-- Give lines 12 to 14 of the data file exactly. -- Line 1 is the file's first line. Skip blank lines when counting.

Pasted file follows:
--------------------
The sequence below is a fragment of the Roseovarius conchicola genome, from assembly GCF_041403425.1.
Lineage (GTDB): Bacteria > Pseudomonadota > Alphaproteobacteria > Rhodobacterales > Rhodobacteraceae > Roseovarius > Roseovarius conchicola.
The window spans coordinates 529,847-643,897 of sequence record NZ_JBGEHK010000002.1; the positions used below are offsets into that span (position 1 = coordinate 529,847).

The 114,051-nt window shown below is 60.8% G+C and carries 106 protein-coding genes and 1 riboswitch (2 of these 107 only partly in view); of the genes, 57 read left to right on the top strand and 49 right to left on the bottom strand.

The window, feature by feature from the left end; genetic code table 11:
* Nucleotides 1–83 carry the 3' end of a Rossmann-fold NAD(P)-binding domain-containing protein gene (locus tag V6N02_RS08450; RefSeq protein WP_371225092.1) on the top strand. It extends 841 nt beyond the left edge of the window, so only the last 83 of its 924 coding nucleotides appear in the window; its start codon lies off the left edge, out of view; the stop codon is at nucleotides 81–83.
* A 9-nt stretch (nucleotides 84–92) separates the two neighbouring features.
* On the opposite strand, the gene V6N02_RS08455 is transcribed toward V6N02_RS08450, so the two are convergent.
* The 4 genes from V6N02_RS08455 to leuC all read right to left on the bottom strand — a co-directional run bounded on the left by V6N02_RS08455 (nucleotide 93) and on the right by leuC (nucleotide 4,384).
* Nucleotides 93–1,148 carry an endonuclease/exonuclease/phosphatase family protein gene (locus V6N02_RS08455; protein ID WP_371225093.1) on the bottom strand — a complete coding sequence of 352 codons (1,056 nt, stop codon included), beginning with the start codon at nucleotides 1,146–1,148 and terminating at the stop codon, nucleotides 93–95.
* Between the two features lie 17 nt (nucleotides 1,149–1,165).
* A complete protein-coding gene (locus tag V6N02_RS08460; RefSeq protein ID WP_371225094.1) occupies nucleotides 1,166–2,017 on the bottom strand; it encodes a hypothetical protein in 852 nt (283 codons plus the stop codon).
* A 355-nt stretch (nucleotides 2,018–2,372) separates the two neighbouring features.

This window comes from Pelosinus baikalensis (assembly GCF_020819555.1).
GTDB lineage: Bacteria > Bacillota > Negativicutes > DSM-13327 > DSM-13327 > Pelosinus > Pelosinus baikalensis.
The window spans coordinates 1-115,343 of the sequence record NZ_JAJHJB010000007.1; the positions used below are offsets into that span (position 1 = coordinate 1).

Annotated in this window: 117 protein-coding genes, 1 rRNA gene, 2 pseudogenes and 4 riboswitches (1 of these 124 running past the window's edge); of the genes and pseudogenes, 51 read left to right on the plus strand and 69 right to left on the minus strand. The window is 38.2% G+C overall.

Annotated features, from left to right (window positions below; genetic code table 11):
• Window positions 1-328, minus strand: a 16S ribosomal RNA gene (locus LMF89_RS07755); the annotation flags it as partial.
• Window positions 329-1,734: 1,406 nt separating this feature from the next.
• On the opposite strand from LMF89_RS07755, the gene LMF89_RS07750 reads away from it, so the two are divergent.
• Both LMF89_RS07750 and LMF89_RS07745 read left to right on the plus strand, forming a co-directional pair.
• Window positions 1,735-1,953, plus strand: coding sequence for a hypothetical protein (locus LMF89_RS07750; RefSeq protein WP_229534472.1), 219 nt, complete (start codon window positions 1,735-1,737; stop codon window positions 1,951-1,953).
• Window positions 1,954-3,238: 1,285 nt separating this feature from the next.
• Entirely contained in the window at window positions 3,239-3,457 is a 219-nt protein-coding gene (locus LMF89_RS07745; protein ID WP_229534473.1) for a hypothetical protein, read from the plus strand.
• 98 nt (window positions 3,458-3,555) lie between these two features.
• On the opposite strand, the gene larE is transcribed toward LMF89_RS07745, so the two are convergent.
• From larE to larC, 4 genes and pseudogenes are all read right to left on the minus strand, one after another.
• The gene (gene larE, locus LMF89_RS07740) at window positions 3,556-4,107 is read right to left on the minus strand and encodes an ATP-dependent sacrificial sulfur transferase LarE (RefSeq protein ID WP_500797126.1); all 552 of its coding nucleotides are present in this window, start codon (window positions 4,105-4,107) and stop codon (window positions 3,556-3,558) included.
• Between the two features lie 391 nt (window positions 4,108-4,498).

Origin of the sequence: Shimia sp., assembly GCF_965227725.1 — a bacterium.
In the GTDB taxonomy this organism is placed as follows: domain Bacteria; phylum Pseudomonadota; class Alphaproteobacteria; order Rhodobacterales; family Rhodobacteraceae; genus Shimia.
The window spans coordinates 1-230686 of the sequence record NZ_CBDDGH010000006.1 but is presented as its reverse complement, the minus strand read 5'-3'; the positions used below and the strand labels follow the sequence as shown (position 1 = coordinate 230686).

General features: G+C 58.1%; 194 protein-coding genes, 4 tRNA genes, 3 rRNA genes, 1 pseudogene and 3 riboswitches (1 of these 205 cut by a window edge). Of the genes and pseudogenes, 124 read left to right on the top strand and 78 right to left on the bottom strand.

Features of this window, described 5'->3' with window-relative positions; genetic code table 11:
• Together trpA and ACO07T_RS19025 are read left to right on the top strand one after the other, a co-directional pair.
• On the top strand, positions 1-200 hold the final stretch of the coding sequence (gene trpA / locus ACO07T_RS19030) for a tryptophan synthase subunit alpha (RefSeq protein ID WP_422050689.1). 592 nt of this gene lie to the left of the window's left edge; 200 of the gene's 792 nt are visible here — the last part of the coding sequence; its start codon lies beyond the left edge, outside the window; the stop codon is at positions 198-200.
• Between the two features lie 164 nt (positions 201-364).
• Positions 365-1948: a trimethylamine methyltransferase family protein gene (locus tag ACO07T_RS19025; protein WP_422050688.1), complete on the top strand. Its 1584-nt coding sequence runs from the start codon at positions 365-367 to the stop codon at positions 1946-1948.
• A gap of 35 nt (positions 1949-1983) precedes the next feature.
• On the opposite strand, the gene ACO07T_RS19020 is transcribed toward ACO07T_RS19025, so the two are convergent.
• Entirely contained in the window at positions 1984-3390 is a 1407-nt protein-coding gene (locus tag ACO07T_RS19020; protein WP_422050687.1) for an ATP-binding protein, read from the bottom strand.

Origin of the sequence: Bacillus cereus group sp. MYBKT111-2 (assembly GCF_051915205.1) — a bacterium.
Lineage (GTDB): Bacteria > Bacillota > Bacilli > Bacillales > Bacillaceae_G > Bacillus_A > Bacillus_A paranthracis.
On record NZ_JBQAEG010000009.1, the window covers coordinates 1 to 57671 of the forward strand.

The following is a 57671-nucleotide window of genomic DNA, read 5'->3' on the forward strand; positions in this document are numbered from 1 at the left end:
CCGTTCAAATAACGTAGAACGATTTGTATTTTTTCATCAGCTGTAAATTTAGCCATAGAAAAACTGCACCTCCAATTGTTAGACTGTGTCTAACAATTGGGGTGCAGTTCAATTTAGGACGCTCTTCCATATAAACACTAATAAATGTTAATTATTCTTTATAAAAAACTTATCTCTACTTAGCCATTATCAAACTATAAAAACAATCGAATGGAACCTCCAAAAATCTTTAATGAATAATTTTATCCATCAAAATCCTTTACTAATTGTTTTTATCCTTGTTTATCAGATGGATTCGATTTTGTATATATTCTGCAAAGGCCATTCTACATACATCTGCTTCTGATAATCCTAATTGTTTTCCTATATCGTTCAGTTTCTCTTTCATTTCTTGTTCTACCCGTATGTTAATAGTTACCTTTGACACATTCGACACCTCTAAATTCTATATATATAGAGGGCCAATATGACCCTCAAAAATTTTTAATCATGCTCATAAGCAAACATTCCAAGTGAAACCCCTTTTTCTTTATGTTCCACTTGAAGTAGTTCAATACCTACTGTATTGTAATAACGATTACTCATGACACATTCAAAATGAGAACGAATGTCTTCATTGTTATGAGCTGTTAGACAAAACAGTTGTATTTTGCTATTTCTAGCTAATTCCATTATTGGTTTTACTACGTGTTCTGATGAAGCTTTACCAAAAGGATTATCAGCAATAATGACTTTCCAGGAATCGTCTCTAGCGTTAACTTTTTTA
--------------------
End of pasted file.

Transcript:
* A complete protein-coding gene (locus tag V6N02_RS08460; RefSeq protein ID WP_371225094.1) occupies nucleotides 1,166–2,017 on the bottom strand; it encodes a hypothetical protein in 852 nt (283 codons plus the stop codon).
* A 355-nt stretch (nucleotides 2,018–2,372) separates the two neighbouring features.

This window comes from Pelosinus baikalensis (assembly GCF_020819555.1).